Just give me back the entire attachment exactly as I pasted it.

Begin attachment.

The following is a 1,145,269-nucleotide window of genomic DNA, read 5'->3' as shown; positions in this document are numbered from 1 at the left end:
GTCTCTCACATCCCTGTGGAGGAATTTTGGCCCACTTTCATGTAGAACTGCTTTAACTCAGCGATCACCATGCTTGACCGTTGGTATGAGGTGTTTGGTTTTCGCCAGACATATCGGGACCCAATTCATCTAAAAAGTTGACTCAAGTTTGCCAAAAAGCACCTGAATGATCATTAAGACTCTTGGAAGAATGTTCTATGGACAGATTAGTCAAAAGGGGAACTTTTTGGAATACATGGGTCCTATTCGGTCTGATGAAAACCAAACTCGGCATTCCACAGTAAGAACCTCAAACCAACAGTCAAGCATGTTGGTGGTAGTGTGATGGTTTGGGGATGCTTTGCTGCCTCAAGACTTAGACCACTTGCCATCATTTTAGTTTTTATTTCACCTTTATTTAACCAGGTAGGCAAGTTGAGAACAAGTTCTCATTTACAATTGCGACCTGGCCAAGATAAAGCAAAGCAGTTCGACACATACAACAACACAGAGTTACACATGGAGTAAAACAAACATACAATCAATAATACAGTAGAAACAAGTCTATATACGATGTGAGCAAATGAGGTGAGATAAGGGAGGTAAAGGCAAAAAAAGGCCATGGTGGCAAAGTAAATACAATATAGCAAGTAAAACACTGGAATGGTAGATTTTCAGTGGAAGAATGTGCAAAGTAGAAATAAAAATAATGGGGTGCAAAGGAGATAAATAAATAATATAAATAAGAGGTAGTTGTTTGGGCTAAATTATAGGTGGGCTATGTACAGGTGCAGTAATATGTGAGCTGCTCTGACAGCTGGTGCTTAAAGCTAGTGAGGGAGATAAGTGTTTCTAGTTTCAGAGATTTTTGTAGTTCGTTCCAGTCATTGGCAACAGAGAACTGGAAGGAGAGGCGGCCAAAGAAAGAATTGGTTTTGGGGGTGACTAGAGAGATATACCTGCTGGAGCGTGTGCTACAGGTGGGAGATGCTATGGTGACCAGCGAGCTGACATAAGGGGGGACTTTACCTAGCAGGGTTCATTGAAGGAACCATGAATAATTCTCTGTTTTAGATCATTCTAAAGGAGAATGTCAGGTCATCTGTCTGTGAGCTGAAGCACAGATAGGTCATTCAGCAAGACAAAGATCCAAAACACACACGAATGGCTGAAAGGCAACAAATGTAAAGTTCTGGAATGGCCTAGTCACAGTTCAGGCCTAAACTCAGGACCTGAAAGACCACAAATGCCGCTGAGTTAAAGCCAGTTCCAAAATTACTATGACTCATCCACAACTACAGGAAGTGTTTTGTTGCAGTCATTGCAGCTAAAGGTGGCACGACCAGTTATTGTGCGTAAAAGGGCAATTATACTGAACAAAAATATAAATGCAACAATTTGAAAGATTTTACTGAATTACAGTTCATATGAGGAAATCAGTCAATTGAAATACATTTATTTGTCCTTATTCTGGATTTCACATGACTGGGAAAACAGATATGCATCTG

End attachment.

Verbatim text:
The following is a 1,145,269-nucleotide window of genomic DNA, read 5'->3' as shown; positions in this document are numbered from 1 at the left end:
GTCTCTCACATCCCTGTGGAGGAATTTTGGCCCACTTTCATGTAGAACTGCTTTAACTCAGCGATCACCATGCTTGACCGTTGGTATGAGGTGTTTGGTTTTCGCCAGACATATCGGGACCCAATTCATCTAAAAAGTTGACTCAAGTTTGCCAAAAAGCACCTGAATGATCATTAAGACTCTTGGAAGAATGTTCTATGGACAGATTAGTCAAAAGGGGAACTTTTTGGAATACATGGGTCCTATTCGGTCTGATGAAAACCAAACTCGGCATTCCACAGTAAGAACCTCAAACCAACAGTCAAGCATGTTGGTGGTAGTGTGATGGTTTGGGGATGCTTTGCTGCCTCAAGACTTAGACCACTTGCCATCATTTTAGTTTTTATTTCACCTTTATTTAACCAGGTAGGCAAGTTGAGAACAAGTTCTCATTTACAATTGCGACCTGGCCAAGATAAAGCAAAGCAGTTCGACACATACAACAACACAGAGTTACACATGGAGTAAAACAAACATACAATCAATAATACAGTAGAAACAAGTCTATATACGATGTGAGCAAATGAGGTGAGATAAGGGAGGTAAAGGCAAAAAAAGGCCATGGTGGCAAAGTAAATACAATATAGCAAGTAAAACACTGGAATGGTAGATTTTCAGTGGAAGAATGTGCAAAGTAGAAATAAAAATAATGGGGTGCAAAGGAGATAAATAAATAATATAAATAAGAGGTAGTTGTTTGGGCTAAATTATAGGTGGGCTATGTACAGGTGCAGTAATATGTGAGCTGCTCTGACAGCTGGTGCTTAAAGCTAGTGAGGGAGATAAGTGTTTCTAGTTTCAGAGATTTTTGTAGTTCGTTCCAGTCATTGGCAACAGAGAACTGGAAGGAGAGGCGGCCAAAGAAAGAATTGGTTTTGGGGGTGACTAGAGAGATATACCTGCTGGAGCGTGTGCTACAGGTGGGAGATGCTATGGTGACCAGCGAGCTGACATAAGGGGGGACTTTACCTAGCAGGGTTCATTGAAGGAACCATGAATAATTCTCTGTTTTAGATCATTCTAAAGGAGAATGTCAGGTCATCTGTCTGTGAGCTGAAGCACAGATAGGTCATTCAGCAAGACAAAGATCCAAAACACACACGAATGGCTGAAAGGCAACAAATGTAAAGTTCTGGAATGGCCTAGTCACAGTTCAGGCCTAAACTCAGGACCTGAAAGACCACAAATGCCGCTGAGTTAAAGCCAGTTCCAAAATTACTATGACTCATCCACAACTACAGGAAGTGTTTTGTTGCAGTCATTGCAGCTAAAGGTGGCACGACCAGTTATTGTGCGTAAAAGGGCAATTATACTGAACAAAAATATAAATGCAACAATTTGAAAGATTTTACTGAATTACAGTTCATATGAGGAAATCAGTCAATTGAAATACATTTATTTGTCCTTATTCTGGATTTCACATGACTGGGAAAACAGATATGCATCTG